HomeHoroscopeArchaeologists Discover 11,000-Year-Old Human Remains Adorned with 100 Ornaments in Turkey

Archaeologists Discover 11,000-Year-Old Human Remains Adorned with 100 Ornaments in Turkey


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Archaeologists Discover 11,000-Year-Old Human Remains Adorned with 100 Ornaments in Turkey

Turkish archaeologists recently discovered ancient human bones that are around 11,000 years old while digging in the south of the country. This remarkable find helps us understand the rituals and beliefs of these ancient people.

At the Boncuklu Tarla site in Southeastern Turkey, archaeologists made a significant discovery of human remains dating back approximately 11,000 years. Among the findings were decorated skeletons adorned with over 100 ornaments, along with other buried items. These ornaments were crafted from various materials including limestone, obsidian, chlorite, copper, and river pebbles. Remarkably, the ornaments were positioned near the chins and ears of the buried individuals, with about 85 of them found to be in good condition.

One striking aspect of this discovery is the intentional way the ornaments were attached through piercings. It’s noted that only adults were found with these ornaments, suggesting a ritual associated with maturity or transition. The ornaments varied in size, indicating they were worn in both the ears and lower lip. The presence of tear marks in the lower lip area suggests the use of labrets, a type of piercing worn on the lower lip.

Further examination of the skeletons unveiled signs of wear on the lower incisors, which align with evidence of labret-wearing seen in other cultures. This finding strengthens the theory that these objects were used for body modification involving the piercing of bodily tissues.

Dr Emma Louise Baysal, an Associate Professor of Prehistory at Ankara University, said, “We think these are the earliest examples yet recorded in their original context on the skeletons of the people who used them.” Baysal suggested that the presence of these ornaments might be linked to the individuals’ ages, possibly signifying maturity or adulthood, or even indicating their social status. This speculation arises from the fact that the ornaments were found exclusively on the remains of adult women and men, not children.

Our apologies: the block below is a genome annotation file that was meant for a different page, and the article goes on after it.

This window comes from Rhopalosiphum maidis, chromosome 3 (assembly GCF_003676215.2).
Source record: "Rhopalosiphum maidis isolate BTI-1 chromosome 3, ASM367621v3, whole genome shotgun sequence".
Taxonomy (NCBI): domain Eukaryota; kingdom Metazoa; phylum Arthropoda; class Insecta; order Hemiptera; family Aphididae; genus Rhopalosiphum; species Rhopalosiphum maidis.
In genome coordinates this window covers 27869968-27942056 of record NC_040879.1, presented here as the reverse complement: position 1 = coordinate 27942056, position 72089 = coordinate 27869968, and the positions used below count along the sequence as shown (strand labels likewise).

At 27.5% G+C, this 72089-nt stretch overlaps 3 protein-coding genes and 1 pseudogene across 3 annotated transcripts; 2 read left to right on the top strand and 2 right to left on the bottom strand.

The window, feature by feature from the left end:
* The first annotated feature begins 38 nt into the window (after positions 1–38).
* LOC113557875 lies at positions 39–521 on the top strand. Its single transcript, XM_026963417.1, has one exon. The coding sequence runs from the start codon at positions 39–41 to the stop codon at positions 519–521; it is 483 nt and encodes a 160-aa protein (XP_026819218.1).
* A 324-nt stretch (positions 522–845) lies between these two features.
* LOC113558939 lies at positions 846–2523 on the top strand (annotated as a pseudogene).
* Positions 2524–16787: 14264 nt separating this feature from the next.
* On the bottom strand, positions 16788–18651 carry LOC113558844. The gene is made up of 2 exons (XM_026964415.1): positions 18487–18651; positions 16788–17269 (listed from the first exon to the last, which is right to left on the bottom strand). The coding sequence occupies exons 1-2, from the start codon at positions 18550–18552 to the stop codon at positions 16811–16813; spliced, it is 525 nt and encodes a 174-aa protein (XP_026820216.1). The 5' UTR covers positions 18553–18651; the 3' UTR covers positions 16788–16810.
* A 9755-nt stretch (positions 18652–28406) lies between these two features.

Baysal further explained that when individuals choose to wear piercings, it’s not solely for personal reasons, but rather to project a specific image to others. This tendency to seek external validation through appearance is a trait that remains recognizable in people today. She suggested that by understanding this aspect, we can empathise with these ancient people, realising that in many ways, they were not so different from us.

The significance of this discovery lies in its portrayal of the earliest evidence of body piercing in southwest Asia. While similar objects resembling body piercing ornaments have been found in the region before, this marks the first clear evidence of their use as piercings. Additionally, the researchers made an intriguing observation about the burials: both male and female remains showed evidence of piercings, while no piercings were found in child burials. This suggests that the piercings held more than just aesthetic value; they likely carried social significance, potentially indicating maturity or status.

The implications of this discovery are profound. It offers fresh insights into how people in the Neolithic period expressed their identities through personal appearance. The researchers believe that this finding will prompt a reassessment of numerous artefacts from the Neolithic period across western Asia and eastern Europe.

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